FarsiNet's Iran News
November 1997, Week 3

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Nationwide Rallies Held to Defend Supreme
TEHRAN -XINHUA - Massive rallies and demonstrations were held across Iran today in show of support for the country's supreme leadership Velayat-e-Faqih (Governance of Supreme Jurisprudent).

According to the Iranian official news agency IRNA, the rallies were held after the normal Friday prayer congregations in various cities.

The demonstrators attacked the recent remarks of some senior religious figures of the country, including Ayatollah Hussein Ali Montazeri, the former designate successor of Iran's late Supreme Leader Ayatollah Rowhollah Masavi Khomeini.

They have reportedly said the supreme leader, whose duty was to supervise the country's affairs, had no right to directly handle concrete issues.

IRNA said that demonstrators today condemned the remarks about the supreme leadership and reiterated their allegiance with Supreme Leader Ayatollah Seyyed Ali Khamenei.

In the capital of Tehran, Iran's judiciary chief Ayatollah Mohammad Yazdi also blasted the remarks over the issue, saying that it was a plot which had originated from the elements from outside Iran.

Ayatollah Khamenei is both the leader of Islamic revolution and one of the highest authorities among the world's Shiites, Yazdi said.

On Wednesday, hundreds of religious instructors and students stormed the office and residence of Ayatollah Montazeri in the religious city of Qom, showing their protest to his recent statement about the legitimacy of the supreme leadership.

Arshad Spoke after a One-Hour Meeting with U.S. Deputy
Reuters

Ramsay said he had come to Kuala Lumpur to explain the Iran and Libya Sanctions Act of 1996, which requires the U.S. president to impose sanctions on any foreign company which invests more that $20 million a year in Iran's oil and gas sector.

Washington says a $2 billion gas deal in Iran involving Petroliam Nasional Bhd (Petronas) violates the U.S. law.

Ramsay told reporters that he was not on an investigatory mission and saw no particular need to meet Petronas officials. ``I am not going to try to give advice to a particular company. I am just suggesting that it does not make sense to legitimise the Iranian leadership by doing business as usual,'' he said.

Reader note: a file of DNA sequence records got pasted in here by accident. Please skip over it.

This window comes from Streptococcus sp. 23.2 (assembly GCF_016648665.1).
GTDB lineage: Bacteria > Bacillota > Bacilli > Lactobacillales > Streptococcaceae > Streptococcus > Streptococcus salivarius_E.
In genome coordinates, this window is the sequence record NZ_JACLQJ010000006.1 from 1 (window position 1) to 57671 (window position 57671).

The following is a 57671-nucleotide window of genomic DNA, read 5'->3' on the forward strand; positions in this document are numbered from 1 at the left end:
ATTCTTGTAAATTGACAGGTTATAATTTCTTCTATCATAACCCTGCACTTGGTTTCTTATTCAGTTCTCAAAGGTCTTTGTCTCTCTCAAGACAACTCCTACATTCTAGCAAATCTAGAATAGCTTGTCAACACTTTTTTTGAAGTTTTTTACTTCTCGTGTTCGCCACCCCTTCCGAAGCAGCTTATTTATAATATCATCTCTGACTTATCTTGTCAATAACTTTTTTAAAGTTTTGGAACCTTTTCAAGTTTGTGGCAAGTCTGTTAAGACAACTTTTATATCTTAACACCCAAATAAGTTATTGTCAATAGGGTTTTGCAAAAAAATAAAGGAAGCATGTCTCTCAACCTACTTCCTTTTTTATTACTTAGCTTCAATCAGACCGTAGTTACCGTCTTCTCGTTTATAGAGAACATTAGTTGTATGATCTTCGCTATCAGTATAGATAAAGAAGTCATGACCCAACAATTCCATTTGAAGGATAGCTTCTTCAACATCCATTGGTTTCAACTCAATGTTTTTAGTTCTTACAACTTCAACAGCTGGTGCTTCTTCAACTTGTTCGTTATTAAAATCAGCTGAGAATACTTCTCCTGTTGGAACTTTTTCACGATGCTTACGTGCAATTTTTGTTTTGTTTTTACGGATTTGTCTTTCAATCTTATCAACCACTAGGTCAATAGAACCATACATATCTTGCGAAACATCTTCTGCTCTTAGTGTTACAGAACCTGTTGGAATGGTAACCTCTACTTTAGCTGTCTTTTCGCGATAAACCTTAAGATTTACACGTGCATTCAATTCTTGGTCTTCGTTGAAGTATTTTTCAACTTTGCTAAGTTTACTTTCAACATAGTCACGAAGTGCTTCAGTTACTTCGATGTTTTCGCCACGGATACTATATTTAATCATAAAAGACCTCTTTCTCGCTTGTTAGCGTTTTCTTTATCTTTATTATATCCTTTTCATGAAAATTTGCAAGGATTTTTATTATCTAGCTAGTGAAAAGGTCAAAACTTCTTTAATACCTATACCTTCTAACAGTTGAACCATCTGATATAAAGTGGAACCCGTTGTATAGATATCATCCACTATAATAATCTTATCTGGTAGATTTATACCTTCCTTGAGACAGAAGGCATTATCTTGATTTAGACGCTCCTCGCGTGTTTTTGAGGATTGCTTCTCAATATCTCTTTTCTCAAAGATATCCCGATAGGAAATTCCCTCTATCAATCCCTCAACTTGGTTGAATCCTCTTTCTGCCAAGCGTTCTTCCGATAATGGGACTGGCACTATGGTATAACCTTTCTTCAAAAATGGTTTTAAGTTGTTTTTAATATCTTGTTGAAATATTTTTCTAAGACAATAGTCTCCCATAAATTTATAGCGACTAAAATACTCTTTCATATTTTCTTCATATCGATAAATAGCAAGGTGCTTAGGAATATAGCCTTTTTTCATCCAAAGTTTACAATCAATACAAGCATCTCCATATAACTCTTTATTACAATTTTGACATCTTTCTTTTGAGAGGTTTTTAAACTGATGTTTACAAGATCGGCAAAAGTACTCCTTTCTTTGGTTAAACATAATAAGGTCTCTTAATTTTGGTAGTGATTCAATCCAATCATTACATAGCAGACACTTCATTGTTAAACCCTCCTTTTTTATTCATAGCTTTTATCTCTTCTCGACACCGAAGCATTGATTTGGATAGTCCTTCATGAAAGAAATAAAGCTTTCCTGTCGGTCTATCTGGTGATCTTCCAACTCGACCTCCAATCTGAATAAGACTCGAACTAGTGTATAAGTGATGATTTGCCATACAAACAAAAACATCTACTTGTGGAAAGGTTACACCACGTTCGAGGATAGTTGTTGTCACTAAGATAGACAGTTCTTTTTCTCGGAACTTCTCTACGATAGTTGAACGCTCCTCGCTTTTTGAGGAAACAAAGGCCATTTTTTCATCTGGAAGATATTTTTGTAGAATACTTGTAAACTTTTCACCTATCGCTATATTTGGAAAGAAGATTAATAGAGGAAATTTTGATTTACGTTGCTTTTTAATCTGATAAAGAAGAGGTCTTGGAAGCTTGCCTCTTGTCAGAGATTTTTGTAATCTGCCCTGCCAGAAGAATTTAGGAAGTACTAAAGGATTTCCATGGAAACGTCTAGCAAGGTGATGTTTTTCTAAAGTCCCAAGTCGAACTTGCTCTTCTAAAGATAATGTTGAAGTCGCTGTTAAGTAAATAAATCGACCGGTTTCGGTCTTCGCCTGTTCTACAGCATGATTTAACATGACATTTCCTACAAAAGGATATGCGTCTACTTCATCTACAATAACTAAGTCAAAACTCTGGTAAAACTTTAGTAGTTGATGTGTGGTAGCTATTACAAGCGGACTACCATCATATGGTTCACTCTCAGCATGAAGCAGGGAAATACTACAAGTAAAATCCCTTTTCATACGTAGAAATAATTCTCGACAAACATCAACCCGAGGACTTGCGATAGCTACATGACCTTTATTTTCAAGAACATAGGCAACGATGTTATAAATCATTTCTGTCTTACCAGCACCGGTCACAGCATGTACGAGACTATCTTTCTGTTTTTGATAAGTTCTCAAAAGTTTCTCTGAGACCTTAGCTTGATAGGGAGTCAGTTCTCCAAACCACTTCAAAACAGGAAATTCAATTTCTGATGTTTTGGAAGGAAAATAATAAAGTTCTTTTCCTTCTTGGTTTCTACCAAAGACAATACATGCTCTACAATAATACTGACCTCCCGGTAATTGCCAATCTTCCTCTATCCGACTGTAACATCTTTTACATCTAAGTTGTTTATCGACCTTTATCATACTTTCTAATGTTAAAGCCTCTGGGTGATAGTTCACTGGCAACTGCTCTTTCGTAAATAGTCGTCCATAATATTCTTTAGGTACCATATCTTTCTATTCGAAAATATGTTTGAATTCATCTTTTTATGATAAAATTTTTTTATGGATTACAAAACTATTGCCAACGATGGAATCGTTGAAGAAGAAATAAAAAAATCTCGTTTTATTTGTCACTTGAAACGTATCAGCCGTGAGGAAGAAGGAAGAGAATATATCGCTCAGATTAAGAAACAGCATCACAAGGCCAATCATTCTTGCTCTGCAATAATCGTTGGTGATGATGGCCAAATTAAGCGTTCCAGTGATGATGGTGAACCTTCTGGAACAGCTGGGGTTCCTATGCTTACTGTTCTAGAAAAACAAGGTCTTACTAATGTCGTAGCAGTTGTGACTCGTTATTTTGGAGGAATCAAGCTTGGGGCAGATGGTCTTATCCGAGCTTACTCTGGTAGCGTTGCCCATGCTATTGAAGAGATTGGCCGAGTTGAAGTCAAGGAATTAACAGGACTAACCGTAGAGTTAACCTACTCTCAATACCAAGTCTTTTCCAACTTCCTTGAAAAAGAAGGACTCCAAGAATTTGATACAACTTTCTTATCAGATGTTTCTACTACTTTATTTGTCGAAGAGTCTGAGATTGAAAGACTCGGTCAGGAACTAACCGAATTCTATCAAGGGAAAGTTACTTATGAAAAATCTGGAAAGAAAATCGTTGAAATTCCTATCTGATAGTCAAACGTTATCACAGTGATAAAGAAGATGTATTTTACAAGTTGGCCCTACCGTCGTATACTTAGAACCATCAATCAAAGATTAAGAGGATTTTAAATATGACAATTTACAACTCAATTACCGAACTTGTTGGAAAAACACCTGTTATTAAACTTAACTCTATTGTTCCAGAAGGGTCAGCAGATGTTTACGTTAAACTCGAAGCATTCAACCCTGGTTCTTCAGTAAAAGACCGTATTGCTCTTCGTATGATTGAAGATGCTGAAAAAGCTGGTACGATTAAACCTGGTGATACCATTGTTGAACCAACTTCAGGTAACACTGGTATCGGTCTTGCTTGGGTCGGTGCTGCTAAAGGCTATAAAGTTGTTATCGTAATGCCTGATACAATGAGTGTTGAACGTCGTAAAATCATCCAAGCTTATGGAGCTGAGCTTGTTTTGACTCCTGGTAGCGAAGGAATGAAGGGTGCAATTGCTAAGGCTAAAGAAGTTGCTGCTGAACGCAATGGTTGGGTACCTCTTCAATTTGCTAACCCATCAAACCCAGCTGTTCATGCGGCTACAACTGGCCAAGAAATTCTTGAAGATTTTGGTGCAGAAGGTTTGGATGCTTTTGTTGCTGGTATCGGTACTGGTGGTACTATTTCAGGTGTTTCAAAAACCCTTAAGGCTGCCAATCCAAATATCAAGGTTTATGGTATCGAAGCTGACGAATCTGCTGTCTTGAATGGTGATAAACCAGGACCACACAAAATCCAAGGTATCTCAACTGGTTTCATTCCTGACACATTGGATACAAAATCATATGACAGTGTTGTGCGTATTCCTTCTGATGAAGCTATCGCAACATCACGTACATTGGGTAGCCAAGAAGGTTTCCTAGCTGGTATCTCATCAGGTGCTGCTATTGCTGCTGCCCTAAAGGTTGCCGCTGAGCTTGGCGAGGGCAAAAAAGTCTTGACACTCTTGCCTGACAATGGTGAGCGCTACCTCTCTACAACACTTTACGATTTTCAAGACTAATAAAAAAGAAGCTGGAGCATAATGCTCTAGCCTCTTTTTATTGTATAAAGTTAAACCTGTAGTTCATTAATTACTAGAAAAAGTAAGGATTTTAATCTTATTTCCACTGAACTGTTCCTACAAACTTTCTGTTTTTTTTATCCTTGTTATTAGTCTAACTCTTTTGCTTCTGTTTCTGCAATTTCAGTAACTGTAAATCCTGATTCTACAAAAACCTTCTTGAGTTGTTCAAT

Leading AYATOLLAH'S Office Attacked in Iran
TEHRAN- XINHUA - Hundreds of demonstrators today attacked the office of Ayatollah Houssein Ali Montazeri, former designate successor of Iran's late supreme leader Ayatollah Rowhollah Khomeini.

An informed source said the office of the leading religious figure in the city of Qom, some 90 kilometers south of Tehran, was stormed by angry theological instructors and students of the city.

The Iranian official news agency IRNA confirmed the incident in a dispatch, saying the demonstrators were rallying to condemn Montazeri's skeptical statement about the legitimacy of the country's supreme leadership, Velayat-e-Faqih (governance of Islamic Jurisprudence).

It said that police was forced to intervene, using tear gas to disperse the furious protesters.

Several policemen were injured in the scuffle, and the office and house of the Ayatollah are under protection of the security forces, it added.

Montazeri had been chosen by Khomeini as his heir-designate but was later disqualified for the job by the late leader before his death in 1989.

Iran Radio and Pope Condemn Egyptian Massacre
LONDON (Reuters) - The state radio of Islamic Iran and the Pope found themselves in rare agreement on Tuesday in condemning Monday's slaughter of about 60 mostly Western tourists by Moslem militants in Egypt.

But while the head of the Roman Catholic church urged all believers to shun violence, Tehran radio focused on the potential loss of sympathy for Arab and Islamic causes.

``The spread of this sinister phenomenon has served the interests of domineering and profit-seeking foreigners who have used the turmoil in the region to extend their influence,'' it said, lamenting the attackers' disregard for human life.

``So much so that some experts...do not think it is far-fetched to believe this operation was a foreign and Zionist (Israeli) plot. But no matter which particular persons were behind this incident, it only benefits the enemy.''

The Egyptian Moslem militant group al-Gama'a al-Islamiya (Islamic Group) on Tuesday claimed responsibility for the attacks near the famed ancient tombs and temples of Luxor.

Egypt has accused Iran of backing Moslem militants fighting the Cairo government. Tehran has denied the charge, saying the militants were inspired by its 1979 Islamic revolution.

In Lebanon the attack was condemned not only by the government but also by the Jamaa Islamiye (Islamic Group), Lebanon's dominant Sunni fundamentalist movement linked with the Moslem Brotherhood in Egypt.

It said the massacre was aimed at weakening Egypt and Arab and Moslem nations and ``harms Islam more than it harms any other party.''

The pro-Iranian Shi'ite Hizbollah, fighting to oust Israeli occupation troops from south Lebanon, said the attack ``serves neither the interest of the assailants nor the confrontation with the Zionist enemy.''

``We consider that attracting friendly foreign powers on the international level serves our cause in the confrontation and shocking public opinion within these forces by similar attacks would harm our plan and serve the goals of the enemy,'' it said in a statement.

Palestinian President Yasser Arafat also condemned the attack, along with the militant Palestinian Islamist group Hamas.

``We reject the attack against foreigners who asked permission and safety to enter our countries,'' Hamas founder Sheikh Ahmed Yassin told Reuters.

The Vatican said in a message of condolence that Pope John Paul was asking God to instil in all believers the ``will and courage to definitively take up the path of peace and dialogue and to reject all violence, which does nothing but disfigure humanity.''

More than half of the tourists who died were from Switzerland.

Swiss President Arnold Koller told a news conference that ``anybody who wipes out lives in this atrocious manner makes themselves an enemy of all humankind.''